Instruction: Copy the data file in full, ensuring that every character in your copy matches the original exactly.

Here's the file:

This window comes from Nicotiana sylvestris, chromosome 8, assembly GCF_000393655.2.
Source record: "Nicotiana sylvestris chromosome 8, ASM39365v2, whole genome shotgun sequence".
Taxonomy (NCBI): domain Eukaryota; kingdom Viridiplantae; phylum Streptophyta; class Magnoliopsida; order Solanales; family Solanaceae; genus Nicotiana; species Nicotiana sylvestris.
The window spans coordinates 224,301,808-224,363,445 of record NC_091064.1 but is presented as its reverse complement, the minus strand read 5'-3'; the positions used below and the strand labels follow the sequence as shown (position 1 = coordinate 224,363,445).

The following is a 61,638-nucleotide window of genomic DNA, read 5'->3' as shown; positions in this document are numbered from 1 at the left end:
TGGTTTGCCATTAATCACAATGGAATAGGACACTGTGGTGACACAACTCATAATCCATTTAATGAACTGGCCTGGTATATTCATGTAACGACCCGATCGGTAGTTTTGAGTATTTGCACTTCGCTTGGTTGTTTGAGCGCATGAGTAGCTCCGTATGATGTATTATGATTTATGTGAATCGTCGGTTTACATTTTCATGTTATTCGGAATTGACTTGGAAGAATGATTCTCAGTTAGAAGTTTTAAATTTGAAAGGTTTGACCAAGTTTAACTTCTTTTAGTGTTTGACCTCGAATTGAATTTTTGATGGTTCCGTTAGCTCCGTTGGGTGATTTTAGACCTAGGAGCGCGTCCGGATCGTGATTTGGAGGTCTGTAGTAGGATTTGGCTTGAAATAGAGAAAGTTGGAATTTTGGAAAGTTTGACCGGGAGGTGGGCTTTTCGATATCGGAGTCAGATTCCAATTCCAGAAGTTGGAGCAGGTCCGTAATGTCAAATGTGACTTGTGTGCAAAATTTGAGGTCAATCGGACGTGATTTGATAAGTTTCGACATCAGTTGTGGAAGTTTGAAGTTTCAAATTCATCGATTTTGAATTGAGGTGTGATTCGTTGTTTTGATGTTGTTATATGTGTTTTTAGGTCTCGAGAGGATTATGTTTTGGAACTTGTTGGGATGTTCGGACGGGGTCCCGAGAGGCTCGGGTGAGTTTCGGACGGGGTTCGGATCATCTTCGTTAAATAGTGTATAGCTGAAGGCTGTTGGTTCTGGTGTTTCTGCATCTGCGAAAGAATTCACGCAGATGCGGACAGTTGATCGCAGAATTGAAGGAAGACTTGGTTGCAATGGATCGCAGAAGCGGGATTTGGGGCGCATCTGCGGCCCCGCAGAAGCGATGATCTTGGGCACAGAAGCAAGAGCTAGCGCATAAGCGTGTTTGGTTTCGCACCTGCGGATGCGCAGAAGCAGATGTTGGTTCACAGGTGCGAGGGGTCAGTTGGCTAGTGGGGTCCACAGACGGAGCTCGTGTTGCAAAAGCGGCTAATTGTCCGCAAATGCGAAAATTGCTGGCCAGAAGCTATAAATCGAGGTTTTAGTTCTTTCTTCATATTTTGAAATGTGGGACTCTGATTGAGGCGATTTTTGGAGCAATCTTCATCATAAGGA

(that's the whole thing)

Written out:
This window comes from Nicotiana sylvestris, chromosome 8, assembly GCF_000393655.2.
Source record: "Nicotiana sylvestris chromosome 8, ASM39365v2, whole genome shotgun sequence".
Taxonomy (NCBI): domain Eukaryota; kingdom Viridiplantae; phylum Streptophyta; class Magnoliopsida; order Solanales; family Solanaceae; genus Nicotiana; species Nicotiana sylvestris.
The window spans coordinates 224,301,808-224,363,445 of record NC_091064.1 but is presented as its reverse complement, the minus strand read 5'-3'; the positions used below and the strand labels follow the sequence as shown (position 1 = coordinate 224,363,445).

The following is a 61,638-nucleotide window of genomic DNA, read 5'->3' as shown; positions in this document are numbered from 1 at the left end:
TGGTTTGCCATTAATCACAATGGAATAGGACACTGTGGTGACACAACTCATAATCCATTTAATGAACTGGCCTGGTATATTCATGTAACGACCCGATCGGTAGTTTTGAGTATTTGCACTTCGCTTGGTTGTTTGAGCGCATGAGTAGCTCCGTATGATGTATTATGATTTATGTGAATCGTCGGTTTACATTTTCATGTTATTCGGAATTGACTTGGAAGAATGATTCTCAGTTAGAAGTTTTAAATTTGAAAGGTTTGACCAAGTTTAACTTCTTTTAGTGTTTGACCTCGAATTGAATTTTTGATGGTTCCGTTAGCTCCGTTGGGTGATTTTAGACCTAGGAGCGCGTCCGGATCGTGATTTGGAGGTCTGTAGTAGGATTTGGCTTGAAATAGAGAAAGTTGGAATTTTGGAAAGTTTGACCGGGAGGTGGGCTTTTCGATATCGGAGTCAGATTCCAATTCCAGAAGTTGGAGCAGGTCCGTAATGTCAAATGTGACTTGTGTGCAAAATTTGAGGTCAATCGGACGTGATTTGATAAGTTTCGACATCAGTTGTGGAAGTTTGAAGTTTCAAATTCATCGATTTTGAATTGAGGTGTGATTCGTTGTTTTGATGTTGTTATATGTGTTTTTAGGTCTCGAGAGGATTATGTTTTGGAACTTGTTGGGATGTTCGGACGGGGTCCCGAGAGGCTCGGGTGAGTTTCGGACGGGGTTCGGATCATCTTCGTTAAATAGTGTATAGCTGAAGGCTGTTGGTTCTGGTGTTTCTGCATCTGCGAAAGAATTCACGCAGATGCGGACAGTTGATCGCAGAATTGAAGGAAGACTTGGTTGCAATGGATCGCAGAAGCGGGATTTGGGGCGCATCTGCGGCCCCGCAGAAGCGATGATCTTGGGCACAGAAGCAAGAGCTAGCGCATAAGCGTGTTTGGTTTCGCACCTGCGGATGCGCAGAAGCAGATGTTGGTTCACAGGTGCGAGGGGTCAGTTGGCTAGTGGGGTCCACAGACGGAGCTCGTGTTGCAAAAGCGGCTAATTGTCCGCAAATGCGAAAATTGCTGGCCAGAAGCTATAAATCGAGGTTTTAGTTCTTTCTTCATATTTTGAAATGTGGGACTCTGATTGAGGCGATTTTTGGAGCAATCTTCATCATAAGGA